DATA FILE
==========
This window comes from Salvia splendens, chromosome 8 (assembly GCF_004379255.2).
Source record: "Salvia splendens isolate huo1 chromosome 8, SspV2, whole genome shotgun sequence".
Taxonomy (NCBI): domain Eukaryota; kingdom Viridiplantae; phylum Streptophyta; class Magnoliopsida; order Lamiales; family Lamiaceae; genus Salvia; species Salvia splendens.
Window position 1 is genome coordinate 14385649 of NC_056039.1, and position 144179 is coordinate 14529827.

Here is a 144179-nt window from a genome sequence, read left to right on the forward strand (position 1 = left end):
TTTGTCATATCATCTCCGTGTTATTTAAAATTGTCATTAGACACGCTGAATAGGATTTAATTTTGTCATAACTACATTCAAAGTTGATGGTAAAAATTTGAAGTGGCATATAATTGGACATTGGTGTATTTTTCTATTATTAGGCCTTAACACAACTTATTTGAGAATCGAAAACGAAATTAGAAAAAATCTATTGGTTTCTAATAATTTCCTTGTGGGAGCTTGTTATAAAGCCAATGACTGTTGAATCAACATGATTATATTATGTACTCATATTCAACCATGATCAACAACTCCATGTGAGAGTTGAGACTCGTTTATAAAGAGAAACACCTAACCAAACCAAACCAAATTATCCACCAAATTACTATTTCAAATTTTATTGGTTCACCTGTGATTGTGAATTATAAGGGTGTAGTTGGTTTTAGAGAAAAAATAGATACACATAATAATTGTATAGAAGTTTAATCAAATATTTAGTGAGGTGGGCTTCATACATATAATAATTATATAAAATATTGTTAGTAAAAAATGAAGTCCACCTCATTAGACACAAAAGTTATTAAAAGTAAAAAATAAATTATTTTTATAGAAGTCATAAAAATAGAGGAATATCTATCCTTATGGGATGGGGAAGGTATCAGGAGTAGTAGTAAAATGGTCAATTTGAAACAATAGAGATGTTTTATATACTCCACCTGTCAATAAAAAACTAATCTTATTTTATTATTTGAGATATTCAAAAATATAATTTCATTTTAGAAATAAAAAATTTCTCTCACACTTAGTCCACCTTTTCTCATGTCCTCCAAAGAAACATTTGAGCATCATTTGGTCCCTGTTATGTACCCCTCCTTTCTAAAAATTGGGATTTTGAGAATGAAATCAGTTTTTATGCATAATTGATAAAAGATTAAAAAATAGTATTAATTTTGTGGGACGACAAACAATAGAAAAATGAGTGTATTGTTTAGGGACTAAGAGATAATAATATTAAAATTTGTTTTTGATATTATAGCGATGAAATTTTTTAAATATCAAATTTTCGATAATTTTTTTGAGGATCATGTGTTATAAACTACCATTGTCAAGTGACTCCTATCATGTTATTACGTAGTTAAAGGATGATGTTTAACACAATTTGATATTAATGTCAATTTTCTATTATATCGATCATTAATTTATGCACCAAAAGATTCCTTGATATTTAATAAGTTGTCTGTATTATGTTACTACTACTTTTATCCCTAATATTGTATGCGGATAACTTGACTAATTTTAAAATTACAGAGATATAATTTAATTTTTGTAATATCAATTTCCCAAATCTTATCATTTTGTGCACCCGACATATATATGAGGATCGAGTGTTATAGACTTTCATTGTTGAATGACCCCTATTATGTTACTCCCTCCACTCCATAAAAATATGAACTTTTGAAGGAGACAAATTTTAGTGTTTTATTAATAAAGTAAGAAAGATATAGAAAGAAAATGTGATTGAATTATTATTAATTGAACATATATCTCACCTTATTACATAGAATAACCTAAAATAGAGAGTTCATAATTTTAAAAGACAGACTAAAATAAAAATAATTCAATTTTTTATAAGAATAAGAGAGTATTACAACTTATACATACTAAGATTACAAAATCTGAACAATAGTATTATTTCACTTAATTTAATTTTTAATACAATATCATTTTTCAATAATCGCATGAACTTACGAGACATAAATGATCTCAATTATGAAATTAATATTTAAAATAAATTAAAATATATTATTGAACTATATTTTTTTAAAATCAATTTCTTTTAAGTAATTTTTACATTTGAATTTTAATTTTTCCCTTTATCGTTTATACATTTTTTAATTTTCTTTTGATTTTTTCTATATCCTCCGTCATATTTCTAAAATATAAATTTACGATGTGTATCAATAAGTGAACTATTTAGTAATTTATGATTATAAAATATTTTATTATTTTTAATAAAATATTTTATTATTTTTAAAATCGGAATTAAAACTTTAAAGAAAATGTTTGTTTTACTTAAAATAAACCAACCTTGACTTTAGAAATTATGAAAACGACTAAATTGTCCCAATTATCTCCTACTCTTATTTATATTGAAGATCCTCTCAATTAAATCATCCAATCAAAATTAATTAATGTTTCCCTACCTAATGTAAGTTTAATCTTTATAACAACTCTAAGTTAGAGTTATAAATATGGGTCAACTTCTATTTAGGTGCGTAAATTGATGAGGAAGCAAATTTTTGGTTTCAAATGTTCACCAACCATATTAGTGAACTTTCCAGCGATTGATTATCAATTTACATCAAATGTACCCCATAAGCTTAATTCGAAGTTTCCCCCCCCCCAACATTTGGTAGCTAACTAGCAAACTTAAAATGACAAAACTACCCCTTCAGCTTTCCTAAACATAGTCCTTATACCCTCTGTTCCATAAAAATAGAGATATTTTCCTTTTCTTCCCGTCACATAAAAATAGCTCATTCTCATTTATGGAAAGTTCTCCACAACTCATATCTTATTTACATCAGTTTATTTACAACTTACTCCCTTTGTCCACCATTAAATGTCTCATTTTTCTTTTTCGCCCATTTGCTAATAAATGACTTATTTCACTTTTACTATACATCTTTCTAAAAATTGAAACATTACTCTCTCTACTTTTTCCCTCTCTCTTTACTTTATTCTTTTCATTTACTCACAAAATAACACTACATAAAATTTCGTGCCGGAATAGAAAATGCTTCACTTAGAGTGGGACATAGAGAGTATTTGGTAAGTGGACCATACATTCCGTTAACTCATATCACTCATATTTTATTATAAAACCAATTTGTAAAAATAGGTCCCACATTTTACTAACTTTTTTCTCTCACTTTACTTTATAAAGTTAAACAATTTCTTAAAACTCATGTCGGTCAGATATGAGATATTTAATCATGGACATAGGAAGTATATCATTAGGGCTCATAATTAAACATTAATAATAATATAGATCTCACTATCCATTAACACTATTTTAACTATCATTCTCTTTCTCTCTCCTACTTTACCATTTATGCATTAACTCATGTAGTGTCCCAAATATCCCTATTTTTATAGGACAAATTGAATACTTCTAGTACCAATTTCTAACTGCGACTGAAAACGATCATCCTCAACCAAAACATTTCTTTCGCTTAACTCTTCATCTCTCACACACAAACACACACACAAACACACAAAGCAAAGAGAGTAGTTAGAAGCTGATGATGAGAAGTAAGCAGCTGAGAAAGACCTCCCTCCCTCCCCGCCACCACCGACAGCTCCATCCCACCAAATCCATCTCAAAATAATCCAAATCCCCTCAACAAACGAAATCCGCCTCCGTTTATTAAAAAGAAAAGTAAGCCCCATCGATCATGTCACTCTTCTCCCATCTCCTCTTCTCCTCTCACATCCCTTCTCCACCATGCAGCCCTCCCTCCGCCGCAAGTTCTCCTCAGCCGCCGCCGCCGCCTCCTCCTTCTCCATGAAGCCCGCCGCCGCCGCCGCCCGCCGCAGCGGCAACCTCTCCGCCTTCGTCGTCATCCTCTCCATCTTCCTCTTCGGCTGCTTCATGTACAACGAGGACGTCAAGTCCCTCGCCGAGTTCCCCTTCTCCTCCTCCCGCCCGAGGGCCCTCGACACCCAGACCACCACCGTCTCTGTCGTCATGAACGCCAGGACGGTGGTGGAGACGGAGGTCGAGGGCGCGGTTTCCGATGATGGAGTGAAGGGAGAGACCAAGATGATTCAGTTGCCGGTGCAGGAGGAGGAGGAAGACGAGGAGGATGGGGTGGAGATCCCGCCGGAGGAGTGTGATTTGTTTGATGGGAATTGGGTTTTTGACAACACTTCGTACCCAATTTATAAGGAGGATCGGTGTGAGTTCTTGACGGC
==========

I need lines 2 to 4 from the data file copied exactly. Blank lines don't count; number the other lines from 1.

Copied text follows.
Source record: "Salvia splendens isolate huo1 chromosome 8, SspV2, whole genome shotgun sequence".
Taxonomy (NCBI): domain Eukaryota; kingdom Viridiplantae; phylum Streptophyta; class Magnoliopsida; order Lamiales; family Lamiaceae; genus Salvia; species Salvia splendens.
Window position 1 is genome coordinate 14385649 of NC_056039.1, and position 144179 is coordinate 14529827.